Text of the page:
A man in tactical gear sits in his van, a loaded pistol resting on his nervously bouncing knee. Three other men are with him, all armed and staking out a police station. Inside are eight kilos of cocaine confiscated from a drug lord named Adama (Eriq Ebouaney) and he has sent his men to take it back. This tense and well-shot opening is the best scene in the new French action thriller “Earth and Blood”. The scene teases a tough and gritty crime story. Instead we get a surprisingly thin action flick that runs out of ideas despite barely clocking in at 80 minutes.
The film’s biggest asset is Sami Bouajila’s rock solid lead performance. He plays Saïd, a strong silent type who runs a struggling sawmill left to him by his father-in-law. He lives onsite with his hearing-impaired daughter Sarah (Sofia Lesaffre). One of his employees is Yanis (Samy Seghir), a troubled teen out on parole and trying to get his life together. Yanis’ half-brother is Medhi (Redouanne Harjane), one of the gang members from the opening police station scene. Do you follow me so far?
It turns out Medhi isn’t the sharpest knife in the drawer. He manages to retrieve the drugs but instead of returning them to the drug lord he decides to keep the eight kilos and sell it himself. Brilliant. I mean if the Adama was willing to knock off a police station to get his cocaine back surely he would after one of his goons who double-crossed him. Nonetheless Medhi coerces Yanis to take the getaway car (with the coke in the trunk) and hide it at the sawmill.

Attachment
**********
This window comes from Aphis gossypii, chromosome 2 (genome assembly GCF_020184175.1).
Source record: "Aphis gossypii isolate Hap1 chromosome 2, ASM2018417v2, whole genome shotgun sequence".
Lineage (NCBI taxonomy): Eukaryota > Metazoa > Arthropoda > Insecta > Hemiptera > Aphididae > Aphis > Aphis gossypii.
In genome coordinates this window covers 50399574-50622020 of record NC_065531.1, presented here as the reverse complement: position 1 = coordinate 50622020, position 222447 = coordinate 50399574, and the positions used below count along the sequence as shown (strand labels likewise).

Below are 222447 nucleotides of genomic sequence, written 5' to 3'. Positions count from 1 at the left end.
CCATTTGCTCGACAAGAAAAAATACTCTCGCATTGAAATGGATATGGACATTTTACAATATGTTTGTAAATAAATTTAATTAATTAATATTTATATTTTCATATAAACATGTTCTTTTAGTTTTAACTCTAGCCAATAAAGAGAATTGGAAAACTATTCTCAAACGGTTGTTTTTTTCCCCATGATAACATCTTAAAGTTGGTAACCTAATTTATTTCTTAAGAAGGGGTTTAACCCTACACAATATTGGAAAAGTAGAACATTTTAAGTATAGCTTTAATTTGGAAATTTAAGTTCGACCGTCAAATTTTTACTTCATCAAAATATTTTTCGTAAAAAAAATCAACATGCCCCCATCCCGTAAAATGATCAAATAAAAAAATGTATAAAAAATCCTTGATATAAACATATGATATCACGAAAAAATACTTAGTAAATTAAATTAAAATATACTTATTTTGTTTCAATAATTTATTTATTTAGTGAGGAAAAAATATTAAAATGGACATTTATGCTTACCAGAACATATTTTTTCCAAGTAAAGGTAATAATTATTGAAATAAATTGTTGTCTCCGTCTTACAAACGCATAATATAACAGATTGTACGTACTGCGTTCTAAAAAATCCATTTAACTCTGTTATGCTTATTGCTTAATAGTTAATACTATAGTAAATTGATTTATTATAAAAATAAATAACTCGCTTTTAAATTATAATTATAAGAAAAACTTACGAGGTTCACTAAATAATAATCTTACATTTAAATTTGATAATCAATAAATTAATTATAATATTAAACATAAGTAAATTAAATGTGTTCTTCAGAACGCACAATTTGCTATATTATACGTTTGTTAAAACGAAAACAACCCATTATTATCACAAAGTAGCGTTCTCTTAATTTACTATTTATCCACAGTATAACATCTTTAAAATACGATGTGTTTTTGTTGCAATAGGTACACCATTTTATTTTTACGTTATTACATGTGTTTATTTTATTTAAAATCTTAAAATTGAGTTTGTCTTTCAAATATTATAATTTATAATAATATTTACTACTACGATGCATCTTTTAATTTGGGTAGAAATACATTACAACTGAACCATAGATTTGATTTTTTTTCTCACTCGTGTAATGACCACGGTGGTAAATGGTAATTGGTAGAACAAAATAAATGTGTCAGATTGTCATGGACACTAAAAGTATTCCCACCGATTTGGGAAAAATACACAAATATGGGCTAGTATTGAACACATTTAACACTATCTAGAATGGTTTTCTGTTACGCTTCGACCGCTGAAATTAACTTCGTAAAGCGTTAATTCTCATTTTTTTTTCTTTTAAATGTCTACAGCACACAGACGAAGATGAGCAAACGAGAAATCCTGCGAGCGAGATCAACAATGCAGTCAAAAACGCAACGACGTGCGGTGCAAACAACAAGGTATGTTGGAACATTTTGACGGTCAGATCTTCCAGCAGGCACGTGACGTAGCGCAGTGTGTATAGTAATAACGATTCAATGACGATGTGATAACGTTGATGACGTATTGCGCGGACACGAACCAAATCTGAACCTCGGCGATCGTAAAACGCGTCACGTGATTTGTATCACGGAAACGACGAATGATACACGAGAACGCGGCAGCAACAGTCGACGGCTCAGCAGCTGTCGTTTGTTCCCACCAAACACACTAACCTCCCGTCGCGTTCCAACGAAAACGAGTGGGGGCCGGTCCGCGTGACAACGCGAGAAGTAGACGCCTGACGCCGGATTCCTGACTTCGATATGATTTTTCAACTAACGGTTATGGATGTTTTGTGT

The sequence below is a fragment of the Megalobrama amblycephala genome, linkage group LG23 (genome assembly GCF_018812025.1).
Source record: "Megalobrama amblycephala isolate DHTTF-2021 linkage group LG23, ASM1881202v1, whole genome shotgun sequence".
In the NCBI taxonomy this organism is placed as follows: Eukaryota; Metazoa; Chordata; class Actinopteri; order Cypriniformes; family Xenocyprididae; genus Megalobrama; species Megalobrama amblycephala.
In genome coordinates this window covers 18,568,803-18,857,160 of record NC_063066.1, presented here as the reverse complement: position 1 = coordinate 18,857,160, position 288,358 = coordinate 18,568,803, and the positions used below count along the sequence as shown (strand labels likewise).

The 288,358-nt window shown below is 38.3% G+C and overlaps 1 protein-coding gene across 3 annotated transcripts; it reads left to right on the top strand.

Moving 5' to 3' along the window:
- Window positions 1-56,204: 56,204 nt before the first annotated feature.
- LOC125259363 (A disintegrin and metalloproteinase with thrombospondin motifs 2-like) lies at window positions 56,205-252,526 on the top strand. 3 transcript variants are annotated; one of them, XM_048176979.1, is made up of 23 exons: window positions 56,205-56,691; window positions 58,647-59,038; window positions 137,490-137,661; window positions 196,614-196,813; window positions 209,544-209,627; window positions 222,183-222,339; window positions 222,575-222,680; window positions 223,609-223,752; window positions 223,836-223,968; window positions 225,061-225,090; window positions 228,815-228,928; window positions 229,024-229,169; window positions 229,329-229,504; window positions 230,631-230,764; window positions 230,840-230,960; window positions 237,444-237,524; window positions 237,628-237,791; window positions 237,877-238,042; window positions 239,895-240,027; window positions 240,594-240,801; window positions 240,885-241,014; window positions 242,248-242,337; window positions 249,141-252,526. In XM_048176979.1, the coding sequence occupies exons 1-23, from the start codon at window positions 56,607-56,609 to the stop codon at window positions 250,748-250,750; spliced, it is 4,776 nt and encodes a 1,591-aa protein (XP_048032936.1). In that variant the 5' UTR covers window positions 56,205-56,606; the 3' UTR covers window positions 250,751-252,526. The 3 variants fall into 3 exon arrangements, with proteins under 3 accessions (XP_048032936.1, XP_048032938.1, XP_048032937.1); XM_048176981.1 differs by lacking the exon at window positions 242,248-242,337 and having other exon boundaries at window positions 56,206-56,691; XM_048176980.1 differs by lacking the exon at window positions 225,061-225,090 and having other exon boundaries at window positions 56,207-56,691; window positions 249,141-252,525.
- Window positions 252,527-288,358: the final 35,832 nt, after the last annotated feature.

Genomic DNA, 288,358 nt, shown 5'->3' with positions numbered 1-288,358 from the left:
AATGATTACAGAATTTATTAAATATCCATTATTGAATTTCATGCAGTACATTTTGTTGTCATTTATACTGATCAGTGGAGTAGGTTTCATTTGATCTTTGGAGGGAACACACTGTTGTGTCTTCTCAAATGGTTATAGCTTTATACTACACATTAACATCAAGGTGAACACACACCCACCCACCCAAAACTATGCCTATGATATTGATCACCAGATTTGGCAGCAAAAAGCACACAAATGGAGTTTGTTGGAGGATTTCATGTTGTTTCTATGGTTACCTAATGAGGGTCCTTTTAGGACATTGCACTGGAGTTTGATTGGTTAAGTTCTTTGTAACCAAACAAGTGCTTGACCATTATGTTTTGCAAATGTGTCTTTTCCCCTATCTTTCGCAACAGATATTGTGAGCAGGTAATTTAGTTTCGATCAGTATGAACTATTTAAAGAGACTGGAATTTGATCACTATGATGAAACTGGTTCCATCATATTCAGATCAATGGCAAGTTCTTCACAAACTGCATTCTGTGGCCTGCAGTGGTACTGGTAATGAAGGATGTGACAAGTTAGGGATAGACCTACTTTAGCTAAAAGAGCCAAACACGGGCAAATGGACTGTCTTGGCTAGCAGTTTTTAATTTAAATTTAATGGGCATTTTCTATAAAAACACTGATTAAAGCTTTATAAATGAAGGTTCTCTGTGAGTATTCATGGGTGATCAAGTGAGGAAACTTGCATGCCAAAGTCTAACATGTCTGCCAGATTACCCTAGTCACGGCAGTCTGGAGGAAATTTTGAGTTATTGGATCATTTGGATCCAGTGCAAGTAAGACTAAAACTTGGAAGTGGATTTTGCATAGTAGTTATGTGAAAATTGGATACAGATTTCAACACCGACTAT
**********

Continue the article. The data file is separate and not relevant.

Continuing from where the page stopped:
Obviously the plan doesn’t pan out. Saïd finds the stashed dope and knows Adama will be coming for it. The film’s second half is basically one long scene – Adama and his henchmen armed with AK-47s hunting Saïd around the sawmill which he knows like the back of his hand. At the same time he entrusts Yanis with getting his daughter to safety. Easier said than done.
All of that sounds great and you can see the ingredients for a good action movie stew. But director and co-writer Julien Leclercq never gets things above room temperature. There’s no sizzle, no tension, no excitement past that opening sequence. The entire film is shot well and it makes great use of location. But everything is so by-the-book and the action (which is the film’s bread and butter) lacks spark. It doesn’t help that the characters are sketched so thin. We get a couple of early scenes attempting to add depth to Saïd but nothing is really done past that. And outside of one lone instance, any potentially compelling use of Sarah’s deafness never comes into play.
I love that Netflix is reaching out and bringing in films from all over the globe. The international diversity in their portfolio is great to see. “Earth and Blood” had all the markings of a cool French cinema addition and to be honest, there are worse ways to spend 80 minutes. Leclercq knows his way around with the camera and Bouajila’s sturdy lead performance provides us with somewhat of a rooting interest. But so much of its story seems to be missing and its characters never get the depth they desperately need.
VERDICT – 2 STARS